The benefits of regular exercise go far beyond simply losing weight and looking better. Being physically active can reduce your risk of heart disease and some cancers, strengthen your bones, help you sleep better, and improve your mental health.
Even though as little as 30 minutes a day can make a significant difference, according to the National Health Survey 2014–15 almost one in three (29.7%) of 18- to 64-year-olds were insufficiently active (less than 150 minutes in the last week), while 14.8% were inactive (no exercise in the last week).
So what are some of the barriers to a fitter us, and how can we get past them?
1. Walk before you run
Once we have made the decision to start exercising, it’s natural to be filled with enthusiasm and want to get straight into it. But it’s important to ensure that you don’t push your body too far, too fast. There is nothing wrong with gradually increasing the intensity or frequency of exercise, especially if you haven’t been physically active before, or for a while.
Aside from the risks of pushing yourself too hard, and causing damage, it can also be discouraging or make exercise less enjoyable. There is no point going from sitting around to running 10 km if you can’t move for the next few days.
2. Crowd sourcing
Like anything, exercise can be a lot more enjoyable if you do it with other people. It could be simply going for a walk at lunch with a group of people you work with, or finding someone to be a gym buddy—but you don't have to do it all on your own. And it’s a lot harder to put off a session if someone else is expecting you to turn up.
3. It’s not a competition
Unless it’s a competitive activity, exercise is not a competition. Every person is different, and what works for one person may not work for another. Measure your success by your personal improvements, not by what someone else can do. If you used to be able to do one push-up and can now do 20, it doesn’t matter that the guy next to you can do 100 without sweating—progress is what matters.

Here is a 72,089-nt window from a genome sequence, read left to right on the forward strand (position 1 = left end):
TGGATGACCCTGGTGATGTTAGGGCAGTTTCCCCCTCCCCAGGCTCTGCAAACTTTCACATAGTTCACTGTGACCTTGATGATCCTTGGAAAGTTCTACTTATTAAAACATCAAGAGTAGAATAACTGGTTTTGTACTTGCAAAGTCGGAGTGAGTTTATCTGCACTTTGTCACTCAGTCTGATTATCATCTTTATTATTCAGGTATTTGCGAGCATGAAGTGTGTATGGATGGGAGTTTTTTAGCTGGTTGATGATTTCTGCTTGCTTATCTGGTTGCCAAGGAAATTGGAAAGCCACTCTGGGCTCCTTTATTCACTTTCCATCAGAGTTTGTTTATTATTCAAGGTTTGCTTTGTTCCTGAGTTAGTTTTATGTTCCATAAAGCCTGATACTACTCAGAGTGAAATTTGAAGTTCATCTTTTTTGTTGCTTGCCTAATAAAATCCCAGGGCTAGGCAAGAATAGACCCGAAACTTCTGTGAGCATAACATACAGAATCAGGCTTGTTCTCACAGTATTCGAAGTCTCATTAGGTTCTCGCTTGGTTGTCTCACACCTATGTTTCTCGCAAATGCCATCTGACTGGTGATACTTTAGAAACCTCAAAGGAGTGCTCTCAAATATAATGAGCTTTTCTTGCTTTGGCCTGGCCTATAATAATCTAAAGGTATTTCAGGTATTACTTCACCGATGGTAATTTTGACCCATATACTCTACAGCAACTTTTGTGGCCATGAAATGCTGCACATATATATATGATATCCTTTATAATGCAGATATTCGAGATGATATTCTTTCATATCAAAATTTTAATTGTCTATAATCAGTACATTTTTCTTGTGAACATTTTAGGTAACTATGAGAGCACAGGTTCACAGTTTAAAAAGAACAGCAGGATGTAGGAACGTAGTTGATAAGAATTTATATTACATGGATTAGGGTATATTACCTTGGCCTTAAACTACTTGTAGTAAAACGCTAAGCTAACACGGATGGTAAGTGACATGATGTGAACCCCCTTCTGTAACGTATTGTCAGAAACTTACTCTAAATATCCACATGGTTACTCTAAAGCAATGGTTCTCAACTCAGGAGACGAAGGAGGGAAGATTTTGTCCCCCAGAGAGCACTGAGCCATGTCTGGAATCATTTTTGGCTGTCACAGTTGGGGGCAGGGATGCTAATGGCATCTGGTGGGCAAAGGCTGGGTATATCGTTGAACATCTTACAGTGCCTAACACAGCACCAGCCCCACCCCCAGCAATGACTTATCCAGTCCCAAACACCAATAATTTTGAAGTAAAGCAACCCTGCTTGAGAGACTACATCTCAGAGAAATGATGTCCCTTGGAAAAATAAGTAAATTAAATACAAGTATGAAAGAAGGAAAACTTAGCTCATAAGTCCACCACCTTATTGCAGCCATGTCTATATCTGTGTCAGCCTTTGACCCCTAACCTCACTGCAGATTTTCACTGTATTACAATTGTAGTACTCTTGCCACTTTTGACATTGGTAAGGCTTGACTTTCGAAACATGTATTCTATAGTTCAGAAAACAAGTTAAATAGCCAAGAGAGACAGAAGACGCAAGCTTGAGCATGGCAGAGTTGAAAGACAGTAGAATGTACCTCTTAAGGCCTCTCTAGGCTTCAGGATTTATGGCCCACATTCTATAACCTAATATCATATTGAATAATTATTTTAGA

4. Not the centre of attention
Many of us, especially when starting out, may feel self-conscious about our appearance or worry about what others might be thinking. It can lead to us avoiding going to the gym or group exercise. We may dread aerobics classes because of our complete lack of coordination.
But the truth is that people probably aren’t paying much attention—if they are exercising properly they don’t have the energy to watch us. Try to keep in mind that even the most toned person in the gym had to start somewhere.
Don’t let self-consciousness stand between you and getting fit. You can take comfort in knowing it’s a common feeling—as shown by programs like nolightsnolycra.com (exercising in the dark means no-one can see you!).
Wouldn’t it be great if we had a culture where no-one needed to worry about being judged on how they look—whether during exercise or not?